Early recognition of patients with low plasma fibrinogen concentrations is desirable, as substitution therapy should be initiated as soon as possible. The standard Clauss method of laboratory testing takes 40 to 45 min on average. Viscoelastic methods are faster – maximal clot firmness (TEG) or amplitude (Rotational thromboelastometry) take around 15 min and the FIBTEM test at 5 min correlates well with the fibrinogen concentration once the test has been launched.16 In comparison all variables of the FibAT score are available to the trauma team within the first 10 min of arrival. Viscoelastic methods may not be available because of the lack of personnel, software, consumables or reagents. The FibAT score allows targeted fibrinogen substitution when viscoelastic testing is not feasible such as in nonspecialised centres, in mass casualty events or in resource-limited situations such as military and humanitarian operations.

Hyprofibrinogenaemia is a key part of trauma coagulopathy which explains an overlap between the FibAT score with existing scores which were designed to predict massive transfusion.14,15,17 However, not all patients with low fibrinogen concentrations will require massive transfusion (16% of patients had fibrinogen concentrations ≤ 1.5 g l−1, but only 6% of patients required a massive transfusion). Early goal-directed coagulopathy therapy based on early fibrinogen replacement may prevent a yet to be determined proportion of massive transfusions. Plasma is an insufficient substitute for fibrinogen and concentrate or cryoprecipitate is often needed to achieve useful concentrations.12 Furthermore, both plasma and cryoprecipitate require thawing, so the anticipation of requirements before laboratory test results are available is useful. Some patients present with low fibrinogen concentrations without a full clinical picture that may trigger massive transfusion protocols. The FibAT score may facilitate the early administration of fibrinogen under the conditions of the European guidelines. This potential impact requires exploration in a new prospective controlled study that integrates the FibAT score into a comprehensive early goal-directed and targeted trauma coagulation management bundle.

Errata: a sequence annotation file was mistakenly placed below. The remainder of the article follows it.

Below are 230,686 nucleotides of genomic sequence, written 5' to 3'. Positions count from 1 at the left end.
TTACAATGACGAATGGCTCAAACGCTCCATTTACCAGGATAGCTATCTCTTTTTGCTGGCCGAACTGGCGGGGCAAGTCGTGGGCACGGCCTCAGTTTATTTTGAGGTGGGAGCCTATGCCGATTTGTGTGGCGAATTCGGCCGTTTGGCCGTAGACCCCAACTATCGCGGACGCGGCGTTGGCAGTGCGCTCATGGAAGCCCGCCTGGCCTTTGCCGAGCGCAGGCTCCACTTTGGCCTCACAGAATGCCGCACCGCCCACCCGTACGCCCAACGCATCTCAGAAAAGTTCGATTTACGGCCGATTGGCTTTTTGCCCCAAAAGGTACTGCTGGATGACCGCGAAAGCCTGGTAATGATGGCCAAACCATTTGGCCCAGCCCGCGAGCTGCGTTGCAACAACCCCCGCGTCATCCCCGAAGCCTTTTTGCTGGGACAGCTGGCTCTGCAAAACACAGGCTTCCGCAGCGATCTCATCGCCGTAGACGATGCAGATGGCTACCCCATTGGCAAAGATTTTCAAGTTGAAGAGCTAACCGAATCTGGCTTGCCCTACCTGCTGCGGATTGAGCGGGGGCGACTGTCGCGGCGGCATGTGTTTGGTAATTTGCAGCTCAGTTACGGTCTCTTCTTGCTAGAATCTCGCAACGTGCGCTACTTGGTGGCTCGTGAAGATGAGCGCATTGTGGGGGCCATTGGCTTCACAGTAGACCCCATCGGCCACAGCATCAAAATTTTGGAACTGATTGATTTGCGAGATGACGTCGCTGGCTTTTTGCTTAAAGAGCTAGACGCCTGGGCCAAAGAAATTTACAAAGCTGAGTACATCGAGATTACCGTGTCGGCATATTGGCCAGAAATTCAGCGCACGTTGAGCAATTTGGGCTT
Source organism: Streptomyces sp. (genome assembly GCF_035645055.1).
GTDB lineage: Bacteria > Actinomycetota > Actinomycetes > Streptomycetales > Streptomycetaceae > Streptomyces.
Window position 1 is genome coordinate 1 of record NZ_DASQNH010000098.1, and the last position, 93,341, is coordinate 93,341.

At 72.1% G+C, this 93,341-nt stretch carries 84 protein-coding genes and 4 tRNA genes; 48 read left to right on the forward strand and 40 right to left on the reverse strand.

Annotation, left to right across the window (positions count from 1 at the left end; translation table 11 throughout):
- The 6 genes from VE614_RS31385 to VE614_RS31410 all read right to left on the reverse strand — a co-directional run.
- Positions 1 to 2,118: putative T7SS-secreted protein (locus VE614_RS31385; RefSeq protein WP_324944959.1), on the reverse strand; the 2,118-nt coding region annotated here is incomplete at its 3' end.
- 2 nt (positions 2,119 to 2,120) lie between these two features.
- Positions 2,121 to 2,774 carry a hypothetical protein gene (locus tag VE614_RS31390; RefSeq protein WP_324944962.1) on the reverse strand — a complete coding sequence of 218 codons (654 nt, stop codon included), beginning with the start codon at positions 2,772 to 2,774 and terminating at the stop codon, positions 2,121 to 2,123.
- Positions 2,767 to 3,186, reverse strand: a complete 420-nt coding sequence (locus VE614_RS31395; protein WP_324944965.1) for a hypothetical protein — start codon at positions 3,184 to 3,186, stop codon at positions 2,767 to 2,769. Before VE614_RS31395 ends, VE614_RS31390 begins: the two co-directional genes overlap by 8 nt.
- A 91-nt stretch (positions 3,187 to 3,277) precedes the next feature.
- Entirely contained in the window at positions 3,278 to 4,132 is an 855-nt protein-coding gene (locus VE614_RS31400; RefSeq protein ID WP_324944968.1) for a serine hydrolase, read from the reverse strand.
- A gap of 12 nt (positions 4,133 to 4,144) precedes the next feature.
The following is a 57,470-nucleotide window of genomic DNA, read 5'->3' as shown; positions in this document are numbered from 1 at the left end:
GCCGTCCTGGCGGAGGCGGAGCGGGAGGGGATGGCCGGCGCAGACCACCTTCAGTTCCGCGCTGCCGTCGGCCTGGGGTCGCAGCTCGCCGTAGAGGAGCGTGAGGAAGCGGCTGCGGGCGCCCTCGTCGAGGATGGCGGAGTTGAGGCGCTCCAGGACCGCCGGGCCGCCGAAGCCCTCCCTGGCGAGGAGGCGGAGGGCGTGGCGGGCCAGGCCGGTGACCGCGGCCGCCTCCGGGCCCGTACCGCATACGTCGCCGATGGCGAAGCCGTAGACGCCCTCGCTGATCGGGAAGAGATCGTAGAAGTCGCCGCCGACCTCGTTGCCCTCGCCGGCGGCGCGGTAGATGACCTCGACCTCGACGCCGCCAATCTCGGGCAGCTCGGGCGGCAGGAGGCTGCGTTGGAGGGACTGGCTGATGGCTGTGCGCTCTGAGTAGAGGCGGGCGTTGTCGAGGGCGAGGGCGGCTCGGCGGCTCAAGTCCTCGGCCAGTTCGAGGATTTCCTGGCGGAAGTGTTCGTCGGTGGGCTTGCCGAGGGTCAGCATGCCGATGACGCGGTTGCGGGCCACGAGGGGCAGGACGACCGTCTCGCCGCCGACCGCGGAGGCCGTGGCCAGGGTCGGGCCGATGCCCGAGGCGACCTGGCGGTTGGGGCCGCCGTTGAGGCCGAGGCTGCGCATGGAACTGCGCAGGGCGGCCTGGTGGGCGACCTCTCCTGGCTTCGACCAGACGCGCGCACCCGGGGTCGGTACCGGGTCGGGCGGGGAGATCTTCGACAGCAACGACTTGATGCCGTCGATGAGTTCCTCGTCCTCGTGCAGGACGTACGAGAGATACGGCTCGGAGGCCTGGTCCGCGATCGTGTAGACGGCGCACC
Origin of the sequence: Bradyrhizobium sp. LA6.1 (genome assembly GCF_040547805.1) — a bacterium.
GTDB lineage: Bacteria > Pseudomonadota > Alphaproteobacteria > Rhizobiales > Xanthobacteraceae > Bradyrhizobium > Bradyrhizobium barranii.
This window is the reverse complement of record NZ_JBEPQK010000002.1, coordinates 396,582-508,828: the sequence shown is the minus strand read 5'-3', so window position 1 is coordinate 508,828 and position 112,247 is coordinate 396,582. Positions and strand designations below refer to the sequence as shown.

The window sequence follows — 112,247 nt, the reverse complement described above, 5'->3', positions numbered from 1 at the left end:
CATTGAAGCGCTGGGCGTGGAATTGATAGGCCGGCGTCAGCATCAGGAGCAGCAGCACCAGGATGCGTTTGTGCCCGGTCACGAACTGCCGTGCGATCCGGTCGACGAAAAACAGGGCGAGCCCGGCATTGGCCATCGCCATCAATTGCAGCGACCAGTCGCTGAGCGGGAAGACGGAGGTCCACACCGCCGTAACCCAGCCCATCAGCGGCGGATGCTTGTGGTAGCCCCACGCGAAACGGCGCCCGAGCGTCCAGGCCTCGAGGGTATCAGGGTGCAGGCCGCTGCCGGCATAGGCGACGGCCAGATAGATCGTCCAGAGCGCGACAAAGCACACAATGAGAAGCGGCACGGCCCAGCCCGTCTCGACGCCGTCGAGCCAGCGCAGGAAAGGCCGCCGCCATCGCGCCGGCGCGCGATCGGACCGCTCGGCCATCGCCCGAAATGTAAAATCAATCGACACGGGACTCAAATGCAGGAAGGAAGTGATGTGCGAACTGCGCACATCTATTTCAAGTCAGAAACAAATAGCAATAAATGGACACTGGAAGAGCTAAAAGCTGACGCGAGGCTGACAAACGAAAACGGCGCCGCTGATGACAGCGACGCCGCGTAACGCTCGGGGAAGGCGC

Our study has a number of limitations. First, 11% of data were removed from the initial register because of incomplete or duplicated data. However, this percentage is relatively low compared with other studies.14

Second, the derivation and validation cohorts differed even for items that were part of the score. This approach has been recommended recently18,19 to allow external temporal validation to an initial derivation cohort. In the authors’ opinions, the discrepancies actually emphasise the external validity of the score, as it performs well, even in an independent and significantly different cohort.20,21

Third, the FibAT score was derived from a civilian cohort with a predominance of blunt injuries (91%). This may limit its validity in trauma populations with higher incidences of penetrating trauma. However, the validation cohort had a higher incidence of penetrating trauma (19%) than the derivation cohort (5%) and the score still performed well.

Fourth, the FibAT score was developed using a French cohort. French emergency medical services (EMS) may differ from other prehospital care systems, as a medical doctor is part of the standard EMS team. This is also the case in several other European countries such as Germany, Norway, Switzerland, and Austria. Capillary haemoglobin concentration measurement may not be part of standard prehospital trauma patient assessment as it is in France, but easy to adopt. Reduction in capillary haemoglobin concentration values from prehospital to admission is one of the strongest criteria in the FibAT score, perhaps reinforcing the role of prehospital capillary haemoglobin concentration testing in trauma patients. It is perhaps worth repeating at this point that capillary haemoglobin concentrations are as easy to determine as blood glucose concentrations, despite their lack of ubiquity across EMS.